New mantra for re­tail – so­cial me­dia, per­son­al­iza­tion...

Progressive Grocer (India) - - Contents -

The suc­cess of mod­ern re­tail across the coun­try is an es­tab­lished fact now. Mod­ern or or­ga­nized re­tail, which com­prised just seven per cent of the over­all re­tail mar­ket in 2011-12, is grow­ing at a CAGR of over 20 per cent and has now at­tained a 10 per cent share of the to­tal re­tail sec­tor. It is ex­pected to dou­ble in size in the next three years to Rs. 1,71,800 crore from the cur­rent Rs. 87,100 crore. With the New Year around the cor­ner, many mod­ern re­tail play­ers are look­ing to turn over a new leaf and fi­nally break into prof­itable ter­ri­tory.

The past few years have been chal­leng­ing, even for those who chose to tread the wa­ters care­fully. But the tide could turn now and re­turns on in­vest­ment, which un­til re­cently were like the prover­bial willo’-wisp, might well start show­ing up. Su­per­mar­ket chain D-mart, with its spec­tac­u­lar IPO list­ing and sub­se­quent jaw-dropping val­u­a­tion, has shone the light to prof­itabil­ity that other F&G re­tail­ers can well em­u­late.

It is ex­pected that the next few months will see the re­tail sec­tor close in on pos­i­tive re­turns. Play­ers like Spencer’s have ex­pressed con­fi­dence about be­ing closer to prof­itabil­ity than ever be­fore and those sen­ti­ments are be­ing shared by sev­eral other play­ers as well. Many of them are rolling up their sleeves to get into ex­pan­sion mode and ex­pand fur­ther in mas­sive ways to cater to the de­mands of the fast evolv­ing con­sumers.

But though the fu­ture looks promis­ing, it will not pay to act com­pla­cent. For one, suc­cess can never be taken for granted. The mar­ket sce­nario is chang­ing fast and new-age con­sumers are shift­ing their pri­or­i­ties in un­pre­dictable ways. More and more con­sumers are mak­ing their buy­ing de­ci­sions by weigh­ing in on fac­tors like con­ve­nience of shop­ping, speed of de­liv­ery and, of course, the cost of pur­chase as well.

Talk­ing of the shifts in the mar­ket and con­sumer be­hav­ior, it is per­ti­nent to point out that the changes we see in the in­dus­try to­day had its ge­n­e­sis years ago. But it is only now that we are feel­ing the re­ver­ber­a­tions of the tran­si­tion. The neigh­bor­hood shops that ex­isted un­til a few years ago have grad­u­ally meta­mor­phosed into small su­per value stores of to­day. This change has been felt promi­nently in the met­ros as well as in other smaller cities and towns (tier II and tier III cities).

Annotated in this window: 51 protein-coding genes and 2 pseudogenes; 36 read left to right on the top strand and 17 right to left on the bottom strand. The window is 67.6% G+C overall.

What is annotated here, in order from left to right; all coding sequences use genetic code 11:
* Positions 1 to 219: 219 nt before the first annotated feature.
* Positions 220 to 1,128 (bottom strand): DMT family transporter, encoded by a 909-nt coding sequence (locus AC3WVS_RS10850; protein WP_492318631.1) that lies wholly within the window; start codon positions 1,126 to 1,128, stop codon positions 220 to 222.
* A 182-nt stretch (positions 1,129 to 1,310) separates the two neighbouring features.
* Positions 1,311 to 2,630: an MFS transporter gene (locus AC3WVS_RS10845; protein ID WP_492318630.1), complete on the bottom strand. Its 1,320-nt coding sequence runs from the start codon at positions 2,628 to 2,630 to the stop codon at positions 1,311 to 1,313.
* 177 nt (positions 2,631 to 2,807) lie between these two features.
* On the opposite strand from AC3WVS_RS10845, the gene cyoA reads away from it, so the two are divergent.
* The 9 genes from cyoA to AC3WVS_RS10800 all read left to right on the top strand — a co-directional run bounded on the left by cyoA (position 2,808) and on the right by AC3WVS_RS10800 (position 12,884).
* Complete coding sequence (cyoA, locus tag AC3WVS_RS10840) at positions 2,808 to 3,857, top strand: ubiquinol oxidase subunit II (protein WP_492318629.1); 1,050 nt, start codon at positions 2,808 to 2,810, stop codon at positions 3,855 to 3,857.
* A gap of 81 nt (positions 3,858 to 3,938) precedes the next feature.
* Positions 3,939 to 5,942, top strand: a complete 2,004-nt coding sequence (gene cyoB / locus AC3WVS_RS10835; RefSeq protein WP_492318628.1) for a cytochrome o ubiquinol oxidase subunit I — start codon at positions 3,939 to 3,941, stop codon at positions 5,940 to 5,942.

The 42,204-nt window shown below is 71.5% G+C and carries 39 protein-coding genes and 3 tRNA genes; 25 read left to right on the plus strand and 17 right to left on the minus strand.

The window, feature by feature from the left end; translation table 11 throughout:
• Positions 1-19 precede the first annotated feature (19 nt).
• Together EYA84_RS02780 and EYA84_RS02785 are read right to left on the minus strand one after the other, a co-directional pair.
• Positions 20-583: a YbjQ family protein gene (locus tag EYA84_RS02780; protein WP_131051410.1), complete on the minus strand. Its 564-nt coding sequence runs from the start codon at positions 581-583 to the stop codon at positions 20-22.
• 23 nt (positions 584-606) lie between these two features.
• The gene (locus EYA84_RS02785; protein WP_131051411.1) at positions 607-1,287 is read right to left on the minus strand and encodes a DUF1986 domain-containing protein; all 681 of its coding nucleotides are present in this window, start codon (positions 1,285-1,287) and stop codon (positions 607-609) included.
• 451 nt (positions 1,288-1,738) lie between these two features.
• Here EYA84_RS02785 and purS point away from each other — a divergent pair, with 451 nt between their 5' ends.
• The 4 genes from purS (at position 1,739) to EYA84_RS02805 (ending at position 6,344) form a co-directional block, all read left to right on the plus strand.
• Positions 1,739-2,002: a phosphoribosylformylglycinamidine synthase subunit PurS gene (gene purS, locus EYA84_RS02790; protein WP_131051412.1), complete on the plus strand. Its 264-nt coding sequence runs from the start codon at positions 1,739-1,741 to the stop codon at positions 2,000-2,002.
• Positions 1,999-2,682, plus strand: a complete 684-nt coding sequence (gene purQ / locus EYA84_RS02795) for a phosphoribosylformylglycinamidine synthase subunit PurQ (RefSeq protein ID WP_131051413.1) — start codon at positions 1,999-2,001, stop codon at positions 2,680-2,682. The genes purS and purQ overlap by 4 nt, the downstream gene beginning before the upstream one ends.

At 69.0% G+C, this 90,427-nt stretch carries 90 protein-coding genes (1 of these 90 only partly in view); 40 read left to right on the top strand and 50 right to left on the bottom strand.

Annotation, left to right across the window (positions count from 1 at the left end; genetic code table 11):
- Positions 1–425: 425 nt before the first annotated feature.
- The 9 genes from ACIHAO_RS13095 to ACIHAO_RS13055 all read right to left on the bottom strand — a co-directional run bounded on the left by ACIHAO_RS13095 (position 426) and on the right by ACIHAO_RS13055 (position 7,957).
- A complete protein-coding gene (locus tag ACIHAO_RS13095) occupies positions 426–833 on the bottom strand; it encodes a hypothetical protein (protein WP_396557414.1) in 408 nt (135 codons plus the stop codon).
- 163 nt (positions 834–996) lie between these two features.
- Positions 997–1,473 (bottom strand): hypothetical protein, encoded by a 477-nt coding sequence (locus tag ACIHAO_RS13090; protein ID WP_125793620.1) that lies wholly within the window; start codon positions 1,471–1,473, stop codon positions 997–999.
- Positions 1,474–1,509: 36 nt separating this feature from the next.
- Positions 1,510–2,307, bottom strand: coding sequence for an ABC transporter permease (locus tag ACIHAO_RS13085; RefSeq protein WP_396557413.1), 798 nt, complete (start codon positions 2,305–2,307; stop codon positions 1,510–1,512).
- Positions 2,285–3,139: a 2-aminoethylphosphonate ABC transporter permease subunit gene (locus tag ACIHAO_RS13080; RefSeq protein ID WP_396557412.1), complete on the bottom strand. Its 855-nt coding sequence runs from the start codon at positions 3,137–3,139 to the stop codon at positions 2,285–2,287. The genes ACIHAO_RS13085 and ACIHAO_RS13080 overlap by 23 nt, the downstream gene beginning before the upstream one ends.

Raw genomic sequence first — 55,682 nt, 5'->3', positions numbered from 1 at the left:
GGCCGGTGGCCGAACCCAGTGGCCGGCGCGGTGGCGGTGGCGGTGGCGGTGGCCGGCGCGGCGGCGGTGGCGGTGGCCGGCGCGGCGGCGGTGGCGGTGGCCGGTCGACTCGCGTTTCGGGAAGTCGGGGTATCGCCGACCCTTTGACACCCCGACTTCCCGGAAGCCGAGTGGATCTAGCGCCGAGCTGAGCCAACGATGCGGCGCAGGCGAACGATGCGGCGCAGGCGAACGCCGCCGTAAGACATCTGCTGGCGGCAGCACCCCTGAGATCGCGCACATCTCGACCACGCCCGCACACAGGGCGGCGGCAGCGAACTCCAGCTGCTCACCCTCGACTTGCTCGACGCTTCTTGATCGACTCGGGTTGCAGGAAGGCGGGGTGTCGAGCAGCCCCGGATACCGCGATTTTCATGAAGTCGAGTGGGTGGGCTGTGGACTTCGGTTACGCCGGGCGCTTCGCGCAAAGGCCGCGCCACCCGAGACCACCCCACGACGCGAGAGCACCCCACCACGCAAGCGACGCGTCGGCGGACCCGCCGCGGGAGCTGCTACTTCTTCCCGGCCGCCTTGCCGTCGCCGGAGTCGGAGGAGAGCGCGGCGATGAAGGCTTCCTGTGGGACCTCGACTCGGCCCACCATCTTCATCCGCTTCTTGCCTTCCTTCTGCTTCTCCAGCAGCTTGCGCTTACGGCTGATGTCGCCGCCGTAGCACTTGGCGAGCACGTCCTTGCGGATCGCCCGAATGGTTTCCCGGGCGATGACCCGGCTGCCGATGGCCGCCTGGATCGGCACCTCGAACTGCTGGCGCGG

How­ever, due to the rapid pro­gres­sion and ex­plo­sion of tech­nol­ogy, the changes in the in­dus­try are now hap­pen­ing at light­ning speed and their im­pact is be­ing felt al­most im­me­di­ately. Af­ter all, we are liv­ing in an age of in­no­va­tions and dis­rup­tions and sat­is­fy­ing the re­quire­ments of mod­ern day con­sumers re­quires keep­ing the ear and eyes close to the pulse of con­sumers. Go­ing ahead, we will wit­ness sev­eral new changes that will fur­ther dis­rupt and trans­form the re­tail sec­tor in In­dia.

Al­ready, it seems that the re­tail mar­ket in In­dia is chang­ing even faster than the peo­ple are able to un­der­stand it. Re­tail­ers need to be well on top of the changes and new trends dis­rupt­ing the in­dus­try. Only then, they would be in a po­si­tion to make in­tel­li­gent and in­formed pre­dic­tions and craft strate­gies based on the new trends with the po­ten­tial to shake up the mar­ket. To keep them­selves abreast of the new un­fore­seen changes, they should make the nec­es­sary course cor­rec­tion and ad­just­ments by mod­i­fy­ing their busi­ness strate­gies and in­tro­duc­ing new for­mats. That will give them a fair chance of cash­ing in on the new trends and capturing a good share of the chang­ing mar­ket­place. There is no other op­tion but for the re­tailer to change be­cause the con­sumer is chang­ing too, as well as the over­all re­tail en­vi­ron­ment.

In my view, re­tail­ers are well aware of the chal­lenges fac­ing them and are equip­ping them­selves to come out on top. They know that the sec­tor has the po­ten­tial and ca­pac­ity to grow for many years to come and so they are trim­ming their sails to suit the new winds blow­ing through the in­dus­try. The growth in the years ahead will be fu­eled by the new gen­er­a­tions, their ris­ing earn­ing ca­pac­i­ties and their as­pi­ra­tions to spend and en­joy life in­stead of fo­cus­ing on sav­ings for to­mor­row. These con­sumers have the con­fi­dence in their own fu­ture, in the op­por­tu­ni­ties avail­able in the coun­try and in their earn­ing ca­pa­bil­i­ties. They will not be de­terred from spend­ing freely and fear­lessly but they will also con­tinue mak­ing bold new de­mands of our re­tail eco-sys­tem. Re­tail­ers, in trend with this new sen­si­bil­ity, will live to grow, mul­ti­ply, and thrive.

The au­thor, Rakesh Gamb­hir, has over 30 years of ex­pe­ri­ence in Food Re­tail, New con­cept/ brands, FMCG and Or­gan­ised Re­tail. Cur­rently, he heads Dubai Over­seas Trade of­fice in In­dia and is on the Board of Skill De­vel­op­ment – SME for Re­tail – be­sides also ad­vis­ing on in­ter­na­tional food re­tail­ing in In­dia. He is reach­able at rakeshgamb­hir@im­ages­

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